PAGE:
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Design Tricks for Creating More Clickable Email CTA Buttons

March 11, 2024

Ever feel like your email campaigns are great, but just not getting the clicks you deserve? The culprit might be your call to action email button. Don’t worry, it happens to the best of us. But the good news is, a few tweaks to your CTA button design can make a world of difference.

Why should you care about this? The numbers speak for themselves:

According to various email marketing statistics, email is the most effective tool to boost sales and influence the conversion of your marketing campaigns. While some insist that “no one reads emails these days,” it remains the #1 communication channel for 85% of adults and the #1 source of ROI for 59% of marketers.

More than that, email drives more sales than social media:

61% of consumers say they buy after getting a marketing email, and 49% admit they wait for emails with deals from a brand.

With all that, don’t you want to turn this power to your advantage?

Personalized and targeted, your email has all chances to engage consumers and get them interested in purchasing from you. And its CTA is among the things you need to optimize for better conversion.

How to do that to impact your email marketing ROI?

Keep on reading to find out.

5 Tricks to Design the Clickable Email CTA Button

Below are the five practical tips for designing your email CTA button in the best way possible. And while some may seem obvious for experienced email marketers, all five are among the most common mistakes they make when it comes to practice.

1) Make sure there’s an email button

When you write cold emails, you focus on subject lines, preheaders, and email body copies to persuade targets to click. And while calls to action also matter there, this part of your marketing message becomes even more critical when sending welcome emails, newsletters, or e-commerce messages.


Because it influences a user’s decision, motivating to proceed and continue relationships with your brand or reject your offer, close the email, and move it to a Trash bin.

When using email marketing platforms for campaigns, you have a few options for designing your CTA: make it a link, a picture, or an HTML email button. To influence a user’s decision and persuade them to click, ensure you choose a button option:

According to statistics, it creates a 45% boost in clicks.

A few reasons for that:

  1. Psychological: Most people still consider links in emails spam, so your targets may simply ignore your link CTA.
  2. Technical: Some of your prospects won’t see a CTA if you make it a picture because they disable images in emails.
  3. Convenient: HTML-based email CTA buttons are easier to design and control, editing their size, color, and location in the email body.

So, the first trick to consider if you are willing to influence your email conversion is to design its CTA like a button for more prospects to pay attention and decide to click.

A fun fact about email button HTML is that while you might see a fancy button with rounded corners and a gradient in an email, the actual HTML code for the button itself is very basic. It’s just a regular button element with styling applied using CSS.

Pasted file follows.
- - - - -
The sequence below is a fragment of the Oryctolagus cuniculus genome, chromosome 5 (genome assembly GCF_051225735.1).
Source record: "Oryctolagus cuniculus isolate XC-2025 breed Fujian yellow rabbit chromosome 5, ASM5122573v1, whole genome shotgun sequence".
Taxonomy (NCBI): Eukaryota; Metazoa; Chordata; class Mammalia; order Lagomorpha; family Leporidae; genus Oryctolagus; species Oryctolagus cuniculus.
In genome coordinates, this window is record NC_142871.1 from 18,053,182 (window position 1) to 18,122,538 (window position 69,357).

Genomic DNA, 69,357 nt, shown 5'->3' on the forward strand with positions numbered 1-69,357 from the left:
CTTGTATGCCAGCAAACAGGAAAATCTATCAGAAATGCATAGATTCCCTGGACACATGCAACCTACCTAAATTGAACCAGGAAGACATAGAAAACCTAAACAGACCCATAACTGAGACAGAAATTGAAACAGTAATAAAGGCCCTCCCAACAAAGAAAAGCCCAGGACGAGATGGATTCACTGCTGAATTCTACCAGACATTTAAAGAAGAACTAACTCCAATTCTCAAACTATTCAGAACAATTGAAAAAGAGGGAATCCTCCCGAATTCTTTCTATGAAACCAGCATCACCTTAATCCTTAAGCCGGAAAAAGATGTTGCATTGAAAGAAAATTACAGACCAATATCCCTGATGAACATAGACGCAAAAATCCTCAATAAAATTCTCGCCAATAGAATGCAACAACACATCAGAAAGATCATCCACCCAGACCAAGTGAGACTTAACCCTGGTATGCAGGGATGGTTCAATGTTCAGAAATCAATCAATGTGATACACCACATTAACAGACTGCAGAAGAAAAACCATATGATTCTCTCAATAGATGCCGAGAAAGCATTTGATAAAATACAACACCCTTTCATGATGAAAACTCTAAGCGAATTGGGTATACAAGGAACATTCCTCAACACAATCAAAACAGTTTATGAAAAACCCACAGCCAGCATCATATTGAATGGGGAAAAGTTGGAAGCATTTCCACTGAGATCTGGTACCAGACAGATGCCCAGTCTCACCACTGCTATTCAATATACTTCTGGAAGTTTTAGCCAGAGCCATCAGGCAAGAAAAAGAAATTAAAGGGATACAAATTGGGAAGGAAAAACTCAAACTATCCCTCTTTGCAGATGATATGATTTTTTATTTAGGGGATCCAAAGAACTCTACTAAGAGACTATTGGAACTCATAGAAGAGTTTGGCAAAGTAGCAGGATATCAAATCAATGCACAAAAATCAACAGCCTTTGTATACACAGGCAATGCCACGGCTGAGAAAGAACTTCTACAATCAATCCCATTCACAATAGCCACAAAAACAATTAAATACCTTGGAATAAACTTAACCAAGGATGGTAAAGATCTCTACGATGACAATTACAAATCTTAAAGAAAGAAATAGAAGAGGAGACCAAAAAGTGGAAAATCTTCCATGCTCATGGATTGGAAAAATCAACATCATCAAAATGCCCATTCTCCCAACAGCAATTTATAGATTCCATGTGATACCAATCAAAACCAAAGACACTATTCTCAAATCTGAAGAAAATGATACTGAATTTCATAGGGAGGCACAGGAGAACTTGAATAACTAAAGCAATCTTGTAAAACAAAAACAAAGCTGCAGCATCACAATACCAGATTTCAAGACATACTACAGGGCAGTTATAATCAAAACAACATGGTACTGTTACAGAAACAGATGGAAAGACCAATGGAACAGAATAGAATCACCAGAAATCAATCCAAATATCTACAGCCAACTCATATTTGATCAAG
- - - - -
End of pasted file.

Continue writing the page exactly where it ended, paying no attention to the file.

2) Consider its color and size

The big chances are that you’ve heard about color psychology and its role in your brand identity and evoking particular emotions from consumers. The same goes for a CTA button in emails: Consider its color when designing to resonate with your brand palette and be bright enough for a consumer to see where to click.

Because of the mentioned color psychology, experts specify the two best colors for CTA buttons in emails: orange and green.

Orange is for friendliness, and green is for peace, making both colors perfect for building trust and evoking positive emotions about clicking. Plus, both colors are bright enough for a CTA to stand out in the email body.

Some insist that the red color is also great to use because it’s about excitement and desire, while others consider it aggressive and inhibiting performance. Still, everything depends on context here.

Whatever color you choose, depending on your brand identity and emotions you want to evoke, remember about the contrast and a button’s size too:

Yes, it needs to stand out, regardless of your marketing goal: to grow your email list, turn subscribers into leads, or sell a product directly via your email. But the trick is to make it eye-catching, not distracting.

Bigger doesn’t equal better: Find a sweet spot between big and small, and don’t make a CTA aggressively prominent in the hope of more interest and clicks.

The best practices here are:

  • Choose CTA button colors that match your brand identity.
  • Keep those colors consistent in every email for subscribers to associate them with actions and quickly recognize what to click.
  • Make your CTA button more prominent than the email’s text, but go easy: It should also be touch-friendly for users reading your emails on mobile devices.
  • Make it bright enough to identify: Allow it to have high contrast to the mail background.

3) Remember about the text on it

Another critical element of your email button design is the persuasive and argumentative text you write on it. As a marketer, you can’t underestimate it: